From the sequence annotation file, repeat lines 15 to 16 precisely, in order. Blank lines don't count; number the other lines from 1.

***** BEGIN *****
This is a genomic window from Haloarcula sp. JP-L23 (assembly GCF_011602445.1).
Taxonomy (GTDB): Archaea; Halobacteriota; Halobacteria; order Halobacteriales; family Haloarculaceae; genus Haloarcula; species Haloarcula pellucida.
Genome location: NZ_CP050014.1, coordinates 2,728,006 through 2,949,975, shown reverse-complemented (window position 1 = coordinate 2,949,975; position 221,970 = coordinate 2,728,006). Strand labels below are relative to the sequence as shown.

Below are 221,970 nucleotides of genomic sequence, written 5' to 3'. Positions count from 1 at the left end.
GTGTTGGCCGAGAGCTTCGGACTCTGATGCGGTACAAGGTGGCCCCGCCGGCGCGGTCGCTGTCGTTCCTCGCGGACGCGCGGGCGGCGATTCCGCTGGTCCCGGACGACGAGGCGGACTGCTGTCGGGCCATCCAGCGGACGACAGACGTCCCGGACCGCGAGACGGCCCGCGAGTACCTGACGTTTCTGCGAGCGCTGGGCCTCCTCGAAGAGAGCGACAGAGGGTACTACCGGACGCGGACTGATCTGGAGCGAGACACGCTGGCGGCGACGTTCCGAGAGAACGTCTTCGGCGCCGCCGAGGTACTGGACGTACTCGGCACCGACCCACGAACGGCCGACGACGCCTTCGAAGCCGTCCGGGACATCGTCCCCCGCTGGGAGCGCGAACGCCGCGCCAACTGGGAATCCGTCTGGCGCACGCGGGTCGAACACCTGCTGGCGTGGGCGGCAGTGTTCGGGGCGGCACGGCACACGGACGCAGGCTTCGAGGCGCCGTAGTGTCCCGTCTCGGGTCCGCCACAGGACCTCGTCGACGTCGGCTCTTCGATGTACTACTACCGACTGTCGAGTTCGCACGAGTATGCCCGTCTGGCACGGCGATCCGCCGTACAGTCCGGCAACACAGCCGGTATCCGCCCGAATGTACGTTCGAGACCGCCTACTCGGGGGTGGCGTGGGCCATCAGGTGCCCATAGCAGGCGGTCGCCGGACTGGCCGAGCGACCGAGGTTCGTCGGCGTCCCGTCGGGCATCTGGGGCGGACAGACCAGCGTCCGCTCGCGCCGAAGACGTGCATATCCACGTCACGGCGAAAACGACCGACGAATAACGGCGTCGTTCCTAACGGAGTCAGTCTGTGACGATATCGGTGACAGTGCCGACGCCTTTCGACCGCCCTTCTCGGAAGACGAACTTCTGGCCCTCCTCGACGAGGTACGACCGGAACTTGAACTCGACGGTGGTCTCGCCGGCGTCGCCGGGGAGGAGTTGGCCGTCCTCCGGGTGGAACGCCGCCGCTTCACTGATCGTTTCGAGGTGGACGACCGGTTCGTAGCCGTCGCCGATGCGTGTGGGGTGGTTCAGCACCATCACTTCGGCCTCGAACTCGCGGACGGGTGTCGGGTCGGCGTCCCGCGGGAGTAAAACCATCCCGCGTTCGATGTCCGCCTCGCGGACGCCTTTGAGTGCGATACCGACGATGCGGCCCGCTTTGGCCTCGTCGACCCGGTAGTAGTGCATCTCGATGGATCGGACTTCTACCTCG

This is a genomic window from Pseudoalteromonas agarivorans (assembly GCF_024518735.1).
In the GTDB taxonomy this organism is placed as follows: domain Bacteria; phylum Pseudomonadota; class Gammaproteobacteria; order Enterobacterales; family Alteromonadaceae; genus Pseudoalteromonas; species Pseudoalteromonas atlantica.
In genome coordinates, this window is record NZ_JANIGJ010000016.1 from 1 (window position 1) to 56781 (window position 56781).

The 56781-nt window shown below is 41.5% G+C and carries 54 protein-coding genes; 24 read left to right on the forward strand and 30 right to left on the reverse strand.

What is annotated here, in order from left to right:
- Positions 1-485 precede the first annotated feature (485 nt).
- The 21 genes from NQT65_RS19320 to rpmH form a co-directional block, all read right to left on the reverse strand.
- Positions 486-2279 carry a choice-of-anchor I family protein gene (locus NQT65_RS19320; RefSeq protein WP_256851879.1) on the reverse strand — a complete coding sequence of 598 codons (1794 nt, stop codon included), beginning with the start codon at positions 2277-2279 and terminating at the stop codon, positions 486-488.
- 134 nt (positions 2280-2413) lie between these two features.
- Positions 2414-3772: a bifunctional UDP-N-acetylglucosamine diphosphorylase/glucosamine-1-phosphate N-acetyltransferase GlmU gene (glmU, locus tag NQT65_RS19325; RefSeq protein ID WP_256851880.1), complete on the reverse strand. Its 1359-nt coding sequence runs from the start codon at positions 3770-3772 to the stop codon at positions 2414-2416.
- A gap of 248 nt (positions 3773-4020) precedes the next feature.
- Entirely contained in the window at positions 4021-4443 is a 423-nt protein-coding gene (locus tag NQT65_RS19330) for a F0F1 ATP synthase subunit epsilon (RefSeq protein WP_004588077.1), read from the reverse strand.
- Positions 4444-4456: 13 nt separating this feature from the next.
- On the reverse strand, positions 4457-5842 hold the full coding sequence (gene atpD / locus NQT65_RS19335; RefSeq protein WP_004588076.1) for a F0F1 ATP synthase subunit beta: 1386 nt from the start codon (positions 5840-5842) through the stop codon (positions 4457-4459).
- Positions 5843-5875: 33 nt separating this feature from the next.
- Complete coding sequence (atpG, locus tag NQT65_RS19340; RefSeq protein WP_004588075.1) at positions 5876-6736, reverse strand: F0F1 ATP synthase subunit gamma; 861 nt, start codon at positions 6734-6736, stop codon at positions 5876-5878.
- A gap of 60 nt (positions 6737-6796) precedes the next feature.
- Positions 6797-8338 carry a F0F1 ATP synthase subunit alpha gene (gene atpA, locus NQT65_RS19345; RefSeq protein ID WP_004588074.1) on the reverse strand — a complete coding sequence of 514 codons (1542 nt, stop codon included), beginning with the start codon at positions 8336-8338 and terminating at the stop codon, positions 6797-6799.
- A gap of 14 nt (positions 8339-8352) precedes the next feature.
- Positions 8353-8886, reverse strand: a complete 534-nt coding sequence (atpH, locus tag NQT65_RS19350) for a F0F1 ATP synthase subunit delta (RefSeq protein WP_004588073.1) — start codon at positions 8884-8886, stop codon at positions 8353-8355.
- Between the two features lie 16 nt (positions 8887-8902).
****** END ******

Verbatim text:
- Positions 2414-3772: a bifunctional UDP-N-acetylglucosamine diphosphorylase/glucosamine-1-phosphate N-acetyltransferase GlmU gene (glmU, locus tag NQT65_RS19325; RefSeq protein ID WP_256851880.1), complete on the reverse strand. Its 1359-nt coding sequence runs from the start codon at positions 3770-3772 to the stop codon at positions 2414-2416.
- A gap of 248 nt (positions 3773-4020) precedes the next feature.